Blocking the Courthouse Door

Stephanie Mencimer examines how “lawsuit abuse” became GOP political gold.

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Stop me if you’ve heard this one before: A woman burns her lap with a cup of McDonald’s coffee and sues the fast-food chain to the tune of $3 million. There’s a good reason why you know this story, thanks to a decade-long campaign by Republicans, tobacco companies, and the insurance industry to awaken Americans to the dangers of “lawsuit abuse” and out-of-control juries. Here’s what you don’t know: As Stephanie Mencimer points out in this blistering book, the burned woman, Stella Liebeck, was not some yuppie rushing to work; she was a conservative 79-year-old retired department store clerk. At the time of her 1992 accident, McDonald’s had received more than 700 complaints about its coffee being too hot—including several from Cincinnati’s burn center. Liebeck’s award was reduced to $480,000, and she eventually settled for much less than $3 million. But her case had already become one of the causes célèbres of the tort reform movement.

Armed with solid research and a reformist spirit, Mencimer demonstrates how this obscure legal concept became political gold for Republicans. In 1994, Karl Rove persuaded Texas gubernatorial candidate George W. Bush to declare war on “junk lawsuits.” The issue brought doctors and small-business owners into the gop camp, and it also allowed for veiled attacks against supposedly Latino-dominated juries. Another perfect wedge issue was born.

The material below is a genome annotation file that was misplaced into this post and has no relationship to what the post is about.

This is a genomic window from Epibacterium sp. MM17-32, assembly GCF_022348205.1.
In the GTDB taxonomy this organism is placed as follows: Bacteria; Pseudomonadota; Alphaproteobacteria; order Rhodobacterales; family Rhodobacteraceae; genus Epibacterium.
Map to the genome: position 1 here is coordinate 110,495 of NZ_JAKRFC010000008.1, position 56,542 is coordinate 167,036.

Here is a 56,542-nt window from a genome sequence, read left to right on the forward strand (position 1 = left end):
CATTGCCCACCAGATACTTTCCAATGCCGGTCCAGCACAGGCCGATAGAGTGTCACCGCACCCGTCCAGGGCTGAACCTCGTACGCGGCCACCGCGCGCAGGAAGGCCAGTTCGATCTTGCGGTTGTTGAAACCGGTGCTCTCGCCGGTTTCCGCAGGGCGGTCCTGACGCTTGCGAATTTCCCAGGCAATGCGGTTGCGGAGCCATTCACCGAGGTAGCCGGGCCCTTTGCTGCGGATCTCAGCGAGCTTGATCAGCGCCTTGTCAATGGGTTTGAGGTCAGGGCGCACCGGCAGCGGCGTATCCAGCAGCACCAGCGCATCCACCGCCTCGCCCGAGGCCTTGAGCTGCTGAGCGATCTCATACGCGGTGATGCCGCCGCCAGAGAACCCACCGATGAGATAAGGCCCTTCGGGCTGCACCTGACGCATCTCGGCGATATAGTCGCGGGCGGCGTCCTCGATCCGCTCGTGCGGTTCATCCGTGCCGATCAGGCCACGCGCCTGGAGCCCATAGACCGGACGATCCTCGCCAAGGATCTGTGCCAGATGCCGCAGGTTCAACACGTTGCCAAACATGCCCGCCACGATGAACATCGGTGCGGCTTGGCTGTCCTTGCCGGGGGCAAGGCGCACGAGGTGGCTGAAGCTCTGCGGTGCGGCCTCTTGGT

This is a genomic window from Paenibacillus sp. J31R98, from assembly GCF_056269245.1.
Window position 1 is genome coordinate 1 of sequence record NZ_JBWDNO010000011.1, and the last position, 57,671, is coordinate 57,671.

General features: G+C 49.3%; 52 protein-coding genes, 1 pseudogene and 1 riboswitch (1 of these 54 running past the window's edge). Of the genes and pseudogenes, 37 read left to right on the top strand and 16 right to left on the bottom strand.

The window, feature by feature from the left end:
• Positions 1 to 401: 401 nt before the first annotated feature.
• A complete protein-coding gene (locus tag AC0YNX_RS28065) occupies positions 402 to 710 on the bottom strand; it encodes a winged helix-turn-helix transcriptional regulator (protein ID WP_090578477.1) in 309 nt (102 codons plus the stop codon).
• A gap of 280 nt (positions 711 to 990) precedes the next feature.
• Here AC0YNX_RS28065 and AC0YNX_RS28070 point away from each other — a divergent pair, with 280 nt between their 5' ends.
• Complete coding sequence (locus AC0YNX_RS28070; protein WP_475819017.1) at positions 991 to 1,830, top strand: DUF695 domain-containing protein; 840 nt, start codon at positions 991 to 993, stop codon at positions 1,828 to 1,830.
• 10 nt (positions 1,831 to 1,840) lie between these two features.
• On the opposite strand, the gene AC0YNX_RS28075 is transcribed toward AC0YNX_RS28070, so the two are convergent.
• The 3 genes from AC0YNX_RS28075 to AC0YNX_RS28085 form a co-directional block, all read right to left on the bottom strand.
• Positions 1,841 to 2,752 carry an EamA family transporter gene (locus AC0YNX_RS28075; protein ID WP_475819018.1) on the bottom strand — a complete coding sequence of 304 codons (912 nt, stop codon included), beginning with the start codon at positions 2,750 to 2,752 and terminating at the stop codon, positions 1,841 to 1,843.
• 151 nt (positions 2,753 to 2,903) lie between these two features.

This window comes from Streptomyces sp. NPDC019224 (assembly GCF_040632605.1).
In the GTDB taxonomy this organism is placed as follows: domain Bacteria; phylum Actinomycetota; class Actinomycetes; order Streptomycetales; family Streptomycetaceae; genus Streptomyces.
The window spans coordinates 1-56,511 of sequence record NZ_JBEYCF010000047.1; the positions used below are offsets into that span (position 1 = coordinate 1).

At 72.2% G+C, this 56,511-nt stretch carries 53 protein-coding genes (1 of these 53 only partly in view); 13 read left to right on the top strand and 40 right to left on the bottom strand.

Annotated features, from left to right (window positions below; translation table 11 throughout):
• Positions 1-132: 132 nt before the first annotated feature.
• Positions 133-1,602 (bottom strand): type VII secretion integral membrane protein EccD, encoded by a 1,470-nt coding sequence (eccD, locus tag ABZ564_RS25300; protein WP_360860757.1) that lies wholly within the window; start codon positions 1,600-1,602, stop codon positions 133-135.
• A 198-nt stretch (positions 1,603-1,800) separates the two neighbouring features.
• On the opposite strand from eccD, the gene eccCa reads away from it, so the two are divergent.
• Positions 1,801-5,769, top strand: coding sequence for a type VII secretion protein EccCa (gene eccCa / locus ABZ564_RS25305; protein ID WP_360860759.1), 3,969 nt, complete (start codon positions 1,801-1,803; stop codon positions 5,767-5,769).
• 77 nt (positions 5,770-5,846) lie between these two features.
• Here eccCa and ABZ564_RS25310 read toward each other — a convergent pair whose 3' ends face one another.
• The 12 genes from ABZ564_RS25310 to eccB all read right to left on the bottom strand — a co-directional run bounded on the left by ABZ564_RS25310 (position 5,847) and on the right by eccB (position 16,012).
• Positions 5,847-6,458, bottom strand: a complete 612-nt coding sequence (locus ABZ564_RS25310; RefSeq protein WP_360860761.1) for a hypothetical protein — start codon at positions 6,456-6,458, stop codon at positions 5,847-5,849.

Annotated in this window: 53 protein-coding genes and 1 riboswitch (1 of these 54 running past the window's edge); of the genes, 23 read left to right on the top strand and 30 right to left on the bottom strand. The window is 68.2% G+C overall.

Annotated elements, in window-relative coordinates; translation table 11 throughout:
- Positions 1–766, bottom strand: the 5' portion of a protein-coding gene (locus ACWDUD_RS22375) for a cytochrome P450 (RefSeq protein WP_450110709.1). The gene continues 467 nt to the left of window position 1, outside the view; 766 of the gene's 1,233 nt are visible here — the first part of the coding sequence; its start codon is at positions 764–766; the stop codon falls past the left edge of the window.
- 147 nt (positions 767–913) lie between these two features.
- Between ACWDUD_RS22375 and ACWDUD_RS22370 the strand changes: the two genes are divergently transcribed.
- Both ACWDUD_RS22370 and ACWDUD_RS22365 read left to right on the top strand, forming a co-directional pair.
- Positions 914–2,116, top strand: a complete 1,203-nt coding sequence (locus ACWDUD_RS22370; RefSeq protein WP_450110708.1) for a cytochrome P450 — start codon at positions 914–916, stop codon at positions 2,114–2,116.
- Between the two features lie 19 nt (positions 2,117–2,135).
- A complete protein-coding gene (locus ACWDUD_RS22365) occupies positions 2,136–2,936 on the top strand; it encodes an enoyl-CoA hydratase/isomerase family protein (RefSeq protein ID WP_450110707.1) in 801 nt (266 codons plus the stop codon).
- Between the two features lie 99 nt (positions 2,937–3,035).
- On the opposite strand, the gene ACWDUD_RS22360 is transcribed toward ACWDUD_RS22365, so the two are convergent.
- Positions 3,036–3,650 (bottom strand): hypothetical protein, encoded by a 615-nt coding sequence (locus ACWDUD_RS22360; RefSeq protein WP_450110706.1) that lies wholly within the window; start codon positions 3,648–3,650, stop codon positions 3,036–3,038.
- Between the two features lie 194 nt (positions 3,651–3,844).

From Texas, Mencimer follows the Republicans as they reshape the law to protect corporations from citizens’ right to a trial by jury. In terms of our democracy, the stakes could not be higher. For example, without uniform health care, the courts are the first and last resort for patients seeking redress for botched medical procedures. Malpractice cases are not simply about money. Suing a hospital is often the only way to find out what really happened. As Mencimer points out, a lot of malpractice cases are dropped once the facts are discovered in the legal process; big settlements are rare but inevitably make headlines. She convincingly corrects many other misperceptions about ambulance-chasing lawyers, “jackpot” juries, and the notion that frivolous lawsuits have made our lives more expensive. But everyone hates a lawyer—until they need one.

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GREAT JOURNALISM, SLOW FUNDRAISING

Our team has been on fire lately—publishing sweeping, one-of-a-kind investigations, ambitious, groundbreaking projects, and even releasing “the holy shit documentary of the year.” And that’s on top of protecting free and fair elections and standing up to bullies and BS when others in the media don’t.

Yet, we just came up pretty short on our first big fundraising campaign since Mother Jones and the Center for Investigative Reporting joined forces.

So, two things:

1) If you value the journalism we do but haven’t pitched in over the last few months, please consider doing so now—we urgently need a lot of help to make up for lost ground.

2) If you’re not ready to donate but you’re interested enough in our work to be reading this, please consider signing up for our free Mother Jones Daily newsletter to get to know us and our reporting better. Maybe once you do, you’ll see it’s something worth supporting.

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